Scientists have synthesized a substance that can be used to diagnose diseases by changing blood viscosity. It is a combined material consisting of two dyes of different nature. One component increases sensitivity to light, the second serves as a detector of local viscosity or acidity. This means that the developed drug, in addition to the therapeutic function, has a signaling function that allows evaluating the effectiveness of the treatment of the disease. The results of the study, supported by a grant from the Russian Science Foundation (RNF), are published in the Journal of Molecular Liquids.

Glowing molecules are actively used in biology, chemistry and medicine to track the processes going on in living cells, as well as the movement of drugs in the human body. One of the classes of such molecules is fluorescent, that is, luminous, BODIPY dyes. Fragments of these molecules have the ability to rotate relative to each other.

Such dyes can be used as a luminous label in the diagnosis of various diseases. They detect minor changes in the viscosity or acidity of the cellular fluid associated with both the disease itself and the result of therapy. Currently, work is actively underway to expand the possibilities of practical application of dye molecules, for example, to increase their stability, sensitivity of luminescence to changes in the viscosity of the medium, as well as to improve biocompatibility.

Scientists of the Krestov Institute of Solution Chemistry of the Russian Academy of Sciences (Ivanovo) and the Catholic University of Leuven (Belgium) based on dyes of various classes — BODIPY and porphyrin — have developed a new water-soluble hybrid compound with the ability to produce "active" oxygen to destroy pathological cells, as well as act as a fluorescent detector of local viscosity and acidity Wednesday. To obtain such a compound, the researchers synthesized a new BODIPY, showing the most noticeable responses in the viscosity range corresponding to the viscosity of human blood. Next, the authors performed a "crosslinking" reaction of the obtained BODIPY with a porphyrin molecule. Porphyrin is a chemical substance that is part of hemoglobin, a protein that carries oxygen to the tissues of the body.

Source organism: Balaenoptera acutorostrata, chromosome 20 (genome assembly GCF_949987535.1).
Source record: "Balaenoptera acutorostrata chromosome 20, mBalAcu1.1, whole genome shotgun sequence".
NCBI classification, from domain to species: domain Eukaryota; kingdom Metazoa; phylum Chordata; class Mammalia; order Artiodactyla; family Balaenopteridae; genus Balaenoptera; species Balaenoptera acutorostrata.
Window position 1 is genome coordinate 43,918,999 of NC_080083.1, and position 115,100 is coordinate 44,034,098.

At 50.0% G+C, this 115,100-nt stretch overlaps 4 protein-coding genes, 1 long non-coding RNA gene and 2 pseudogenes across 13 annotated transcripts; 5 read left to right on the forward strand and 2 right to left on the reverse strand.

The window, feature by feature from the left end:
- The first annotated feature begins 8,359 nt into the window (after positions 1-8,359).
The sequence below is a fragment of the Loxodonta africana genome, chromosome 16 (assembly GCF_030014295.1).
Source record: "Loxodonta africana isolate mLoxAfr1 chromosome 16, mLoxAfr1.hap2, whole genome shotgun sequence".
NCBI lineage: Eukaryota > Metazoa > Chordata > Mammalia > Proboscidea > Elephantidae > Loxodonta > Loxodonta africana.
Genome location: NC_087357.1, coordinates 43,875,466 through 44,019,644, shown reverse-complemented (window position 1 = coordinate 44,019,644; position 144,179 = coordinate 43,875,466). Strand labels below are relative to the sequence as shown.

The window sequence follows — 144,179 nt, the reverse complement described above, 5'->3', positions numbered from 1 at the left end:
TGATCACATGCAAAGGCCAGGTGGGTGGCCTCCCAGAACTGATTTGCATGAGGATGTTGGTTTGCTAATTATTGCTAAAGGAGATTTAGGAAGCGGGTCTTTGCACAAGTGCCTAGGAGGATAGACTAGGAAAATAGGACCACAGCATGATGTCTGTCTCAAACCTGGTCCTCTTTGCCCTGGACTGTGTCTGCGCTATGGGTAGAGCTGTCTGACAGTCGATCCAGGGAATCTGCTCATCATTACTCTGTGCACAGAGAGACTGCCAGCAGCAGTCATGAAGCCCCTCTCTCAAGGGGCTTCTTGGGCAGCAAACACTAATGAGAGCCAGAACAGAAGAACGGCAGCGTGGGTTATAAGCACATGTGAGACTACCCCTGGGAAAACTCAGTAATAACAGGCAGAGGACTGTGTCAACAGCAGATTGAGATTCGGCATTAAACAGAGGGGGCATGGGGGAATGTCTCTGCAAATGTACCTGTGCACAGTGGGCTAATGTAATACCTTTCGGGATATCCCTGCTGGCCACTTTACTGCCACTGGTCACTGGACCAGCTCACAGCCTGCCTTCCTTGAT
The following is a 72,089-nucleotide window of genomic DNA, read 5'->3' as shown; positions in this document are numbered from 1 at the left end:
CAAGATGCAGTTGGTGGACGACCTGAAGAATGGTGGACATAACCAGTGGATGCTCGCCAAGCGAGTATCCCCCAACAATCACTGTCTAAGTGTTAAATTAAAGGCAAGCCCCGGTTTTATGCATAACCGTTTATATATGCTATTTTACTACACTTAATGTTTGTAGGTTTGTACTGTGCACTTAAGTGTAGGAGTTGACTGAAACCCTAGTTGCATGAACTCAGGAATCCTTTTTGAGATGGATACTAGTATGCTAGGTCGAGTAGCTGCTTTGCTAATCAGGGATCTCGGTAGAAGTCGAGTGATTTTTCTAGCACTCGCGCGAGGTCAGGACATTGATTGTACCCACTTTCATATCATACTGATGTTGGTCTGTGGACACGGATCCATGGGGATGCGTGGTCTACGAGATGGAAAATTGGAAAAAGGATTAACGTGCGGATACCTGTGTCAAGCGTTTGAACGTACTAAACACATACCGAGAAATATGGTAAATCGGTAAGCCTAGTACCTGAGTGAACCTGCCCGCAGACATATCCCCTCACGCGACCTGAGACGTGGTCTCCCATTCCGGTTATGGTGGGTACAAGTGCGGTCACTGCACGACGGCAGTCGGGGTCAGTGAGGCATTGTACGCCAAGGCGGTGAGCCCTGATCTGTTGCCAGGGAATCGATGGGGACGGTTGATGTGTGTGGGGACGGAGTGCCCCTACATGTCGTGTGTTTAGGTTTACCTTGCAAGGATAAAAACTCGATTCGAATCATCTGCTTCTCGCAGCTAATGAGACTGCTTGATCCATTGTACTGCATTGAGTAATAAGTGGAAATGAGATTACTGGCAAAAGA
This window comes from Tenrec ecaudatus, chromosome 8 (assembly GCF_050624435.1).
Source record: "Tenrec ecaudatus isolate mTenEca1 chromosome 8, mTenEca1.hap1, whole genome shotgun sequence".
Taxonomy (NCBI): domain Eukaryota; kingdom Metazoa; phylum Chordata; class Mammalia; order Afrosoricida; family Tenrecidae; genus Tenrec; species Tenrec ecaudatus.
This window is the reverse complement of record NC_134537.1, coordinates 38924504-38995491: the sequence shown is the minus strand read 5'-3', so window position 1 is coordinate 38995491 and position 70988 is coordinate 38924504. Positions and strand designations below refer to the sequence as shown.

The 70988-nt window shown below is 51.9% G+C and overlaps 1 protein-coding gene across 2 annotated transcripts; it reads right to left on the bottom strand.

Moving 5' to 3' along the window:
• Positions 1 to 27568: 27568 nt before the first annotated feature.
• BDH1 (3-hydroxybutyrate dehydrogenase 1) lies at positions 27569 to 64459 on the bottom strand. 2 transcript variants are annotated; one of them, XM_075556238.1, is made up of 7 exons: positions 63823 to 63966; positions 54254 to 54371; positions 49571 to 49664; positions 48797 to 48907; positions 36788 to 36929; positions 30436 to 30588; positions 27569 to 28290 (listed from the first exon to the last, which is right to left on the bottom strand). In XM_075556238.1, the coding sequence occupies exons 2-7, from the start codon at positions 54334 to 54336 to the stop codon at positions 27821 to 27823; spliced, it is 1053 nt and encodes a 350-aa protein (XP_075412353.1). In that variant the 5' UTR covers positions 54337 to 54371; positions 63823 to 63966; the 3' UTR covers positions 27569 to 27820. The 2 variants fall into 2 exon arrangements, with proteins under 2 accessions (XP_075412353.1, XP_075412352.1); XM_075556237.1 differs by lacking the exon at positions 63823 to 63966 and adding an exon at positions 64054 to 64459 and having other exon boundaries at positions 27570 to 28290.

Combining porphyrin and BODIPY molecules into one system made it possible to increase the ability of porphyrin to produce "active" oxygen for the destruction of pathological cells, as well as the detection properties of BODIPY. With the help of modern physico-chemical methods, scientists have found that due to the ability of molecular fragments to rotate relative to each other, the glow of the complex in more viscous media is 2 times more intense compared to individual BODIPY molecules.

The proposed hybrid dye is sensitive to small changes in the viscosity of the medium in the range that corresponds to the viscosity of the blood of a healthy person. This will make it possible to create "smart" molecular devices based on it for tracking physiological and pathological processes in the blood, as well as evaluating the effectiveness of treatment of the disease as a whole. The obtained results create conditions for an effective transition to personalized medicine, high-tech healthcare and health-saving technologies.

"The synthesized hybrid dye molecule can be used as a molecular device for non-contact determination of medium properties, for example, local viscosity or acidity of intracellular fluid. In the future, we plan to develop similar hybrid materials based on porphyrins with other dyes that combine the properties of increased sensitivity to light and luminescence," says Nugzar Mamardashvili, head of the Laboratory of Coordination Chemistry of Macrocyclic Compounds at the Krestov Institute of Solution Chemistry of the Russian Academy of Sciences, the head of the project supported by a grant from the Russian Academy of Sciences.

Information and photos provided by the press service of the Russian Science Foundation

PHOTO: Junior Researcher Elena Kaygorodova. Source: Nugzar Mamardashvili

The information is taken from the portal "Scientific Russia" ( /)

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